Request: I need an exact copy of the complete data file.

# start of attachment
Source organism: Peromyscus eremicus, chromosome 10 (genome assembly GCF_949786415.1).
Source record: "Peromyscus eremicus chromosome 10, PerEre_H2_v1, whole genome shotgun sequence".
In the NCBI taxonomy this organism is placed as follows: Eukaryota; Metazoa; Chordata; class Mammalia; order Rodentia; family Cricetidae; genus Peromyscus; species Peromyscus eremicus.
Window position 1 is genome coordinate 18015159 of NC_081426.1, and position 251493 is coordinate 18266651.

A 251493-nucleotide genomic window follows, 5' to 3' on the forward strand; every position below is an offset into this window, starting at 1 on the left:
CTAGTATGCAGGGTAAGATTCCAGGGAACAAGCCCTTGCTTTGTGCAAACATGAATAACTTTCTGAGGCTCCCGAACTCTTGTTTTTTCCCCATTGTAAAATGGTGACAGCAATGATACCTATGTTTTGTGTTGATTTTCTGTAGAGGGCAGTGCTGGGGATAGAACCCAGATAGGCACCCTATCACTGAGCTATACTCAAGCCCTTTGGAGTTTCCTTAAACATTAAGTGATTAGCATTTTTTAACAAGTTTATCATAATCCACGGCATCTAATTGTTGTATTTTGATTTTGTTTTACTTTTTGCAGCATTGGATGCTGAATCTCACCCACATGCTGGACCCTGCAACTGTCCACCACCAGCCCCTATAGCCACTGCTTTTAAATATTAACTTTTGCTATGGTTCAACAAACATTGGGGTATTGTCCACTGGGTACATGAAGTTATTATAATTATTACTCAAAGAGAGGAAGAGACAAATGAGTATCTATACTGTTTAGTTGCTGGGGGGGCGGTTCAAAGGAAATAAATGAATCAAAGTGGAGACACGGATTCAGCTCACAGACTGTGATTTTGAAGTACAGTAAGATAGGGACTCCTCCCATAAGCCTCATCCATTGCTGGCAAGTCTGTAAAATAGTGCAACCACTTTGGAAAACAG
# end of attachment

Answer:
Source organism: Peromyscus eremicus, chromosome 10 (genome assembly GCF_949786415.1).
Source record: "Peromyscus eremicus chromosome 10, PerEre_H2_v1, whole genome shotgun sequence".
In the NCBI taxonomy this organism is placed as follows: Eukaryota; Metazoa; Chordata; class Mammalia; order Rodentia; family Cricetidae; genus Peromyscus; species Peromyscus eremicus.
Window position 1 is genome coordinate 18015159 of NC_081426.1, and position 251493 is coordinate 18266651.

A 251493-nucleotide genomic window follows, 5' to 3' on the forward strand; every position below is an offset into this window, starting at 1 on the left:
CTAGTATGCAGGGTAAGATTCCAGGGAACAAGCCCTTGCTTTGTGCAAACATGAATAACTTTCTGAGGCTCCCGAACTCTTGTTTTTTCCCCATTGTAAAATGGTGACAGCAATGATACCTATGTTTTGTGTTGATTTTCTGTAGAGGGCAGTGCTGGGGATAGAACCCAGATAGGCACCCTATCACTGAGCTATACTCAAGCCCTTTGGAGTTTCCTTAAACATTAAGTGATTAGCATTTTTTAACAAGTTTATCATAATCCACGGCATCTAATTGTTGTATTTTGATTTTGTTTTACTTTTTGCAGCATTGGATGCTGAATCTCACCCACATGCTGGACCCTGCAACTGTCCACCACCAGCCCCTATAGCCACTGCTTTTAAATATTAACTTTTGCTATGGTTCAACAAACATTGGGGTATTGTCCACTGGGTACATGAAGTTATTATAATTATTACTCAAAGAGAGGAAGAGACAAATGAGTATCTATACTGTTTAGTTGCTGGGGGGGCGGTTCAAAGGAAATAAATGAATCAAAGTGGAGACACGGATTCAGCTCACAGACTGTGATTTTGAAGTACAGTAAGATAGGGACTCCTCCCATAAGCCTCATCCATTGCTGGCAAGTCTGTAAAATAGTGCAACCACTTTGGAAAACAG